If you are feeling concerned about your social media privacy settings, read on for some useful tips to help you enjoy social media more safely.
While social networking sites are great for keeping in touch and making new friends, they’re also a boon for anyone looking to harvest personal information, for whatever purpose.
Sharing too much information on a social network may leave you at risk of identity theft – and even home burglary.
Follow our top social networking tips to help safeguard your privacy.
1. Make use of privacy settings
Facebook, for example, offers controls over who can see your basic or full profile, your posts and photos and what appears in your timeline.
How to change your privacy settings on Facebook
At the top of the page you'll see a blue banner running across the top. To the far right you'll find a dropdown arrow. Click it and then click 'Settings'. From there you can get to 'Privacy'. Set everything so that only friends can see your information - you generally want to avoid anything being open to Public view.
Doing this will help keep your information safer, but we can never be completely confident that our data is safe. If people allow personality quiz apps to access all their data, then that includes their friend lists. So even if you don't allow any third party apps to have access to your profile, your friends could be inadvertently allowing that.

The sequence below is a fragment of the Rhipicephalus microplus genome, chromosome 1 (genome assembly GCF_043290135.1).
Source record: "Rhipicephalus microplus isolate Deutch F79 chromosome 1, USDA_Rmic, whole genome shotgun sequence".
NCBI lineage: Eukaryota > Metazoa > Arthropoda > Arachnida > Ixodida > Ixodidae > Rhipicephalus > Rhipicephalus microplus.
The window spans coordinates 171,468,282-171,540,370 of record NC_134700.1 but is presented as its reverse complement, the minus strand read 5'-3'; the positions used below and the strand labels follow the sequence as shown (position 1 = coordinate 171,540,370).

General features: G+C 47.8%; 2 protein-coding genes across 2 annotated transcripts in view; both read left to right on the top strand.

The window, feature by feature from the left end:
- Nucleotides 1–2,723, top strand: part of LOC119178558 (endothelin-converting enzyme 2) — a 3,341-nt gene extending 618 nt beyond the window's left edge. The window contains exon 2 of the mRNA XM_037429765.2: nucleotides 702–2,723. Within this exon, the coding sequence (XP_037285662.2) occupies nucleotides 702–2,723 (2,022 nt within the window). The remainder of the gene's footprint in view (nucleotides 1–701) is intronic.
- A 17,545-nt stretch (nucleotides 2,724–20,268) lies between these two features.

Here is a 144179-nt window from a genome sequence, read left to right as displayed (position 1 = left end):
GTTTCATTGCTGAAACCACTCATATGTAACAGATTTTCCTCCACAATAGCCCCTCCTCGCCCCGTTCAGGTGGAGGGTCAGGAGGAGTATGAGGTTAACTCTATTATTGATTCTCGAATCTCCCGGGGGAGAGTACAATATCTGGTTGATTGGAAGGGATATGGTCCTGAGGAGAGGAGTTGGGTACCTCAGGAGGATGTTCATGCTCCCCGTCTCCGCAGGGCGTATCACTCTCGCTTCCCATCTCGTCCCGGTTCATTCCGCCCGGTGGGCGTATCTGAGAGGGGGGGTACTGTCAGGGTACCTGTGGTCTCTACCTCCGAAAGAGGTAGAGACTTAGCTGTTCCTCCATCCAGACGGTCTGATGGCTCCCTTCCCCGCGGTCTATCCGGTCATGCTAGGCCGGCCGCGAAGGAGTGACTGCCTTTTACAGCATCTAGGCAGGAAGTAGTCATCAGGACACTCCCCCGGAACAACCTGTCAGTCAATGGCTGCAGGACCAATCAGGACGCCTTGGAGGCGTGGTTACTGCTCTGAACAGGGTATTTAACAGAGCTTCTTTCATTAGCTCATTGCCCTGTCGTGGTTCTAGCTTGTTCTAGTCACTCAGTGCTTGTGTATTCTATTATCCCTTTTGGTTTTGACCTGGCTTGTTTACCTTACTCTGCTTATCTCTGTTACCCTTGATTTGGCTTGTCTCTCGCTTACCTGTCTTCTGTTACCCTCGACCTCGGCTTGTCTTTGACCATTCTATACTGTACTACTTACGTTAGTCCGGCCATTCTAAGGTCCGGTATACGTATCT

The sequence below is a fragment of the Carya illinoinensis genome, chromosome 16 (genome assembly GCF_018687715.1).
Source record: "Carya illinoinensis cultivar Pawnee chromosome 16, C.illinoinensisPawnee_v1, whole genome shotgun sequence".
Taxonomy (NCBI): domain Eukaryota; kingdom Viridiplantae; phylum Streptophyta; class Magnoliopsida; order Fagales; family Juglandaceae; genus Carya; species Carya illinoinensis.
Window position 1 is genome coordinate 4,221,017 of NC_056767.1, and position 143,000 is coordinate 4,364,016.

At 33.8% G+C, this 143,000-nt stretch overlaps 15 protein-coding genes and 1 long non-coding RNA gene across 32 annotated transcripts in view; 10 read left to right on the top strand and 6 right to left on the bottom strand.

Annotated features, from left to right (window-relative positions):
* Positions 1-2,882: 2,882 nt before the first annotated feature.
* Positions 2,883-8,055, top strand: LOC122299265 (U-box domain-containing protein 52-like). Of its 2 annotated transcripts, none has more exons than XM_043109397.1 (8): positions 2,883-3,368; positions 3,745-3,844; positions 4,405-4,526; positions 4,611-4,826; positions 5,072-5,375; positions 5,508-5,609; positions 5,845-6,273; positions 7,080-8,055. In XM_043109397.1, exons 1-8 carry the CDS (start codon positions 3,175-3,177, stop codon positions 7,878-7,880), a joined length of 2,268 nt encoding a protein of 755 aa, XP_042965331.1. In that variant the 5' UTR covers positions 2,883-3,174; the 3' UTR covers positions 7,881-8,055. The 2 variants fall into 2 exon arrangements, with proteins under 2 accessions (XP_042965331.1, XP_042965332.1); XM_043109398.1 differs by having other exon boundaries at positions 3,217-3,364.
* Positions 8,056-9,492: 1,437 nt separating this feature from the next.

And even if you're pretty sure you've never fallen for a trap like this, did you know that if you have allowed a third party app access to your Facebook profile at any point since joining the site, it could still be working away in the background, collecting data? With some profiles now notching up a decade of existence, who knows what you might have clicked on ten years ago?
Luckily, you can find out quite easily...
How to manage apps on Facebook
Go back to that arrow at the top right of your blue banner and click 'Settings' again. This time click 'Apps'.
Here you'll find the wording: 'On Facebook, your name, profile picture, cover photo, gender, networks, username and user ID are always publicly available to both people and apps. Apps also have access to your Friends list and any information that you choose to make public.'
A little unnerving.
Are you surprised at how many apps have access to your profile? Just click the X to remove them and you're suddenly a lot more secure.
But as stated before, you never can be too careful, which leads us nicely into our next point.
Five scams to steal your identity
2. Don’t overshare
You probably know much better than to broadcast your mother's maiden name or the name of your first pet, and you might sensibly choose not to disclose your birthday (how much are the half-hearted birthday wishes from someone you briefly worked with seven years ago worth anyway?) but do you avoid giving details of upcoming holidays?
Criminals scour social networks to find empty houses to burgle.
So for that reason, whilst you're away, try to resist sharing holiday snaps. Some insurers may refuse a claim if you’ve broadcast your vacant home on Facebook or other social accounts.